Salmon Construction
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The beginning of the process is to template on the proper color codes and organize aside for future cutting and grinding

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Color code selection and the application of negative templates, this type of template serves to help organize and reference, both to location of the piece in the design and to facilitate to complex shapes and the smaller elements.
Preparation of the master layout, during the cutting and grinding process, you match the piece to the master to assure that piece takes up only the space alloted to it.

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All the pieces that represent the lamp are laid out and stored for future use,
Having to learn how to make the shapes of Hearolds designs have increased my ability to manipulate sheet glass.

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Piece by piece, the face of the salmon starts to present its self.

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Working the whole edge of the design maintains a steady reference to being able to assure proper registration of each successive piece.
Before I get to deep in the cutting and grinding, I catch up on the foiling and to assure after the foiling process, there's still no encroachment on pieces yet to be done.

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Having learned how to cut and grind his shapes, foiling those same shapes was a leaning curve as well.
Two edges are now established and now the center elements can be started.

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The complex nature of his shapes , the constant turning elements makes registering each piece an essential and when a piece is as long and thin as the black accent line definitely keeps you on your toes.

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Most lamps are repeated 2,4 or as many times as required, with that, the registration of each piece on the master must be done because as each piece is registered and put aside in an organized and accessible containers, yea egg cartons, when the registered pieces that are placed on the master, the successive pieces are foiled as well.
 

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All but cut and ground, ready for soldering.

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The closed cartons have cut ground and foiled elements, the carton in the front are laid out and sorted to color and are represented on the master using a numbered system, the egg cartons are numbered to the shape on the numbered master.
For this particular salmon lamp, I decided to continue the wave action all around the lamp, unlike it's predecessors.

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To assure the lines going from one plane to the next, lining them up on your master will assure that they'll line up when applied to the mold.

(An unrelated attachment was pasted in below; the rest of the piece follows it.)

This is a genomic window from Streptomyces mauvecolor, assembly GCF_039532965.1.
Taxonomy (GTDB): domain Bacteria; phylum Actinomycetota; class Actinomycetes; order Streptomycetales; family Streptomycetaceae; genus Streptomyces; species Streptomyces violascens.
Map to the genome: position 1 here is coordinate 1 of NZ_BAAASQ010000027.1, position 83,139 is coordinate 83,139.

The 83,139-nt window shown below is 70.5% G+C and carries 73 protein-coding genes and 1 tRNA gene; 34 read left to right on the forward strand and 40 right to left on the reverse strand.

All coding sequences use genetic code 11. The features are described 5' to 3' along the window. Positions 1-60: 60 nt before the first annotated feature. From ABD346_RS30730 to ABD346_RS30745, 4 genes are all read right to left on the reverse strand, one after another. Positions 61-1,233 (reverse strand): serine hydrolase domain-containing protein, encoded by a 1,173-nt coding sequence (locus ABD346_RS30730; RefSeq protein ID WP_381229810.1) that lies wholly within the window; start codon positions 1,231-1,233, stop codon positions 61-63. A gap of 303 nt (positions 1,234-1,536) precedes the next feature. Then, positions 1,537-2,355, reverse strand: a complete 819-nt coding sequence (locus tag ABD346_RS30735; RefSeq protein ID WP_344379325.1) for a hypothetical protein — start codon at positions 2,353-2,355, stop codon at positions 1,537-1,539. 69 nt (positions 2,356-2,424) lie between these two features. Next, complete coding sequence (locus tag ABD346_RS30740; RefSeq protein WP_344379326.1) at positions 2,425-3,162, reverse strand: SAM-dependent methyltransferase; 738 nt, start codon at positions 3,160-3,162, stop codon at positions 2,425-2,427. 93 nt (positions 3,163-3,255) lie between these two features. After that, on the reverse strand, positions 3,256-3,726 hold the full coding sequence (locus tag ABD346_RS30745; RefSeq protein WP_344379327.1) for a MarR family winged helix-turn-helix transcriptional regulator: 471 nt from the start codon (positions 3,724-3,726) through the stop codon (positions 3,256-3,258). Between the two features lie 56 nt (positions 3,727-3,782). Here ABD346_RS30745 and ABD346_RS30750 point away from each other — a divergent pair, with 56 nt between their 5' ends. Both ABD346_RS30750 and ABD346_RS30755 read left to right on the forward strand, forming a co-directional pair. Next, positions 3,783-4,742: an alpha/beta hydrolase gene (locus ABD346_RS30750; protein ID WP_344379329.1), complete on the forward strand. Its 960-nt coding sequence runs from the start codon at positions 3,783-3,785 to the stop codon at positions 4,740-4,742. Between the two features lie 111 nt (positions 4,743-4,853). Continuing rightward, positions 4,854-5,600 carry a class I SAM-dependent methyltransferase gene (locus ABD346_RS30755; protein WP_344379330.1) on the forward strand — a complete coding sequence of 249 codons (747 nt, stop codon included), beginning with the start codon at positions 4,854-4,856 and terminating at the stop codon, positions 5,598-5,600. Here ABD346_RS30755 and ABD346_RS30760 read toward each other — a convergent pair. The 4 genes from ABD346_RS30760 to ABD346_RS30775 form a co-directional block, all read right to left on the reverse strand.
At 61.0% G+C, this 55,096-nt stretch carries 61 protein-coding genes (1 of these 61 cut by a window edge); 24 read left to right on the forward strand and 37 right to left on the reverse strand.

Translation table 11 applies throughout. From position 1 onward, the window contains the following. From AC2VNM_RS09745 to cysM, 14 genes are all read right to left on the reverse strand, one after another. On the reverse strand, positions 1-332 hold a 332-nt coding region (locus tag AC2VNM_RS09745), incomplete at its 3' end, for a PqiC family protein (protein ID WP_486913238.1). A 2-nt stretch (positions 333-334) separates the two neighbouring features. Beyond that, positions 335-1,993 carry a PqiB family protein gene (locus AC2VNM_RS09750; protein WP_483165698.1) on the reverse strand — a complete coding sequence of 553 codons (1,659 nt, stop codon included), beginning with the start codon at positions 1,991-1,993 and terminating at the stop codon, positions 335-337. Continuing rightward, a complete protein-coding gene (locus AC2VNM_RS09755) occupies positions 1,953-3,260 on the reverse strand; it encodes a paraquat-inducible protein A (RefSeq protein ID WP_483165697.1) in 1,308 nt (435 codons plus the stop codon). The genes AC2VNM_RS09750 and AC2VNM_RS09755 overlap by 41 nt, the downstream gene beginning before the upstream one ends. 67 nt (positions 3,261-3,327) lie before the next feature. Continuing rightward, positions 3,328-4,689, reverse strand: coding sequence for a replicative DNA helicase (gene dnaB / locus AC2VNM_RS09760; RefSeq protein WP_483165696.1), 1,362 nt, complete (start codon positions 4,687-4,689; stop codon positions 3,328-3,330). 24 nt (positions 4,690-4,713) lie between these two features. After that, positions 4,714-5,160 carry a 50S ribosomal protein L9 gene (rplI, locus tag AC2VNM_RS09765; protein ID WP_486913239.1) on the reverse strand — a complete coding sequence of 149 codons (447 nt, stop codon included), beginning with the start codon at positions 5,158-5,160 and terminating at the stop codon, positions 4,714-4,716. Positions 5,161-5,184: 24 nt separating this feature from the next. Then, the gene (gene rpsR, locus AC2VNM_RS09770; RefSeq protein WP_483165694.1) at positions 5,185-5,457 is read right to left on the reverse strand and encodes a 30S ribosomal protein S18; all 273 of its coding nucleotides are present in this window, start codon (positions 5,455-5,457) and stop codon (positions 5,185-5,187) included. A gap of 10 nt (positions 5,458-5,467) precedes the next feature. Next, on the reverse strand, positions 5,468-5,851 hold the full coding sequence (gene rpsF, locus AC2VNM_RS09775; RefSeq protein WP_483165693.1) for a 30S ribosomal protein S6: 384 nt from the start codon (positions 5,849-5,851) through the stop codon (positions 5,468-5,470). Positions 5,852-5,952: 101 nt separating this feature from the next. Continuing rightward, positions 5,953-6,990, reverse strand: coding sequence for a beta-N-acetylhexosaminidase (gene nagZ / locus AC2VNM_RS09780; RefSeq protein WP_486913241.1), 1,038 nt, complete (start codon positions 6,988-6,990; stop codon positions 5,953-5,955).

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With small type templates, the planes can be stabilized for tack soldering and mold placement.
Now it's completely foiled and the register is accurate, the soldering process can be done.

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Face plate is soldered and rechecked.

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The running of the back , notice now how the beveling of each piece creates that lovely wedge for a much stronger soldering process.
Two salmon requires two of each shape, these are ready for their proper placement.

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Each piece is prepared for application in a numbered compartment relative to the numbered master.
Keeping such small pieces in an organized numbered and accessible compartments, makes assembly a lot less confusing.

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Face plate and sides all soldered and ready to be put on the mold for final assembly.
One of two end panels ready for final assembly.

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After the soldering process has been done, one of the many cleaning processes is applied, it's a lot more thorough than cleaning all the small and complicated shapes with more thoroughness.
 

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Complex shapes waiting to be used, there are the makings of two salmon represented here.

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All done, this lamp was a commissioned piece, and the client requested that we not use the black iridescent back ground glass. So to mitigate the hot spot from the light's source, I sandblasted the interior of this lamp.
 

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The lamp has a quiet glow, uniformly throughout; lighting all the elements at the same intensity.
A detail shot of the fine lines and complicated shapes of a Hearold Alfred design.

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I elected to leave the active parts of the water elements alone to give them more movement compared to the sandblasted balance of the lamp.
A detail shot of the side and face plates coming together and how all the prep work comes together.

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This lamp was made shortly after the previous lamp but with the true colors we originally had designed the lamp.
Finished lamp and master mould. Notice how on this lamp, the waves don't go all the way around the lamp.

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This lamp was and sandblasted as well to remove the hot spot created by itéÄôs light source.